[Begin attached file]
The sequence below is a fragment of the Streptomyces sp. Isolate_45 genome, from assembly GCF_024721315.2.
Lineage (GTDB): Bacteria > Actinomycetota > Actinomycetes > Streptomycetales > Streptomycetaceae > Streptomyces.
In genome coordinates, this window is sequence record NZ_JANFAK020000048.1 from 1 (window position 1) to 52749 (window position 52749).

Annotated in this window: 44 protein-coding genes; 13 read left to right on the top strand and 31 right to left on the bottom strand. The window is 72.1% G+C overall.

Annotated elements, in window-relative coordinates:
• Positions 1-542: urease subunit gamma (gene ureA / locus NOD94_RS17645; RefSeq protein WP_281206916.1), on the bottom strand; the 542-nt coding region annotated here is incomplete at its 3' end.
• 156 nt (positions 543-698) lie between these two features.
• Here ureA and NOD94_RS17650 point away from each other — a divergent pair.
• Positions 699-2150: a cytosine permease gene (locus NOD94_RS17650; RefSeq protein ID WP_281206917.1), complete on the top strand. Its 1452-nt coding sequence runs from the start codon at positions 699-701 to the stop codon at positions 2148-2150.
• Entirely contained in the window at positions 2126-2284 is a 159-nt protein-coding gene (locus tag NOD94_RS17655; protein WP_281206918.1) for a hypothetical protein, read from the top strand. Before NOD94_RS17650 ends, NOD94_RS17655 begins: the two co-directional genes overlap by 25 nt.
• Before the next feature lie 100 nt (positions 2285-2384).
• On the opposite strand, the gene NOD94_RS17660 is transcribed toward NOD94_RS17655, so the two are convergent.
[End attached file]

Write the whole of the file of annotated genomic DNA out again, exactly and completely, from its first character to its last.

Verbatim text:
The sequence below is a fragment of the Streptomyces sp. Isolate_45 genome, from assembly GCF_024721315.2.
Lineage (GTDB): Bacteria > Actinomycetota > Actinomycetes > Streptomycetales > Streptomycetaceae > Streptomyces.
In genome coordinates, this window is sequence record NZ_JANFAK020000048.1 from 1 (window position 1) to 52749 (window position 52749).

Annotated in this window: 44 protein-coding genes; 13 read left to right on the top strand and 31 right to left on the bottom strand. The window is 72.1% G+C overall.

Annotated elements, in window-relative coordinates:
• Positions 1-542: urease subunit gamma (gene ureA / locus NOD94_RS17645; RefSeq protein WP_281206916.1), on the bottom strand; the 542-nt coding region annotated here is incomplete at its 3' end.
• 156 nt (positions 543-698) lie between these two features.
• Here ureA and NOD94_RS17650 point away from each other — a divergent pair.
• Positions 699-2150: a cytosine permease gene (locus NOD94_RS17650; RefSeq protein ID WP_281206917.1), complete on the top strand. Its 1452-nt coding sequence runs from the start codon at positions 699-701 to the stop codon at positions 2148-2150.
• Entirely contained in the window at positions 2126-2284 is a 159-nt protein-coding gene (locus tag NOD94_RS17655; protein WP_281206918.1) for a hypothetical protein, read from the top strand. Before NOD94_RS17650 ends, NOD94_RS17655 begins: the two co-directional genes overlap by 25 nt.
• Before the next feature lie 100 nt (positions 2285-2384).
• On the opposite strand, the gene NOD94_RS17660 is transcribed toward NOD94_RS17655, so the two are convergent.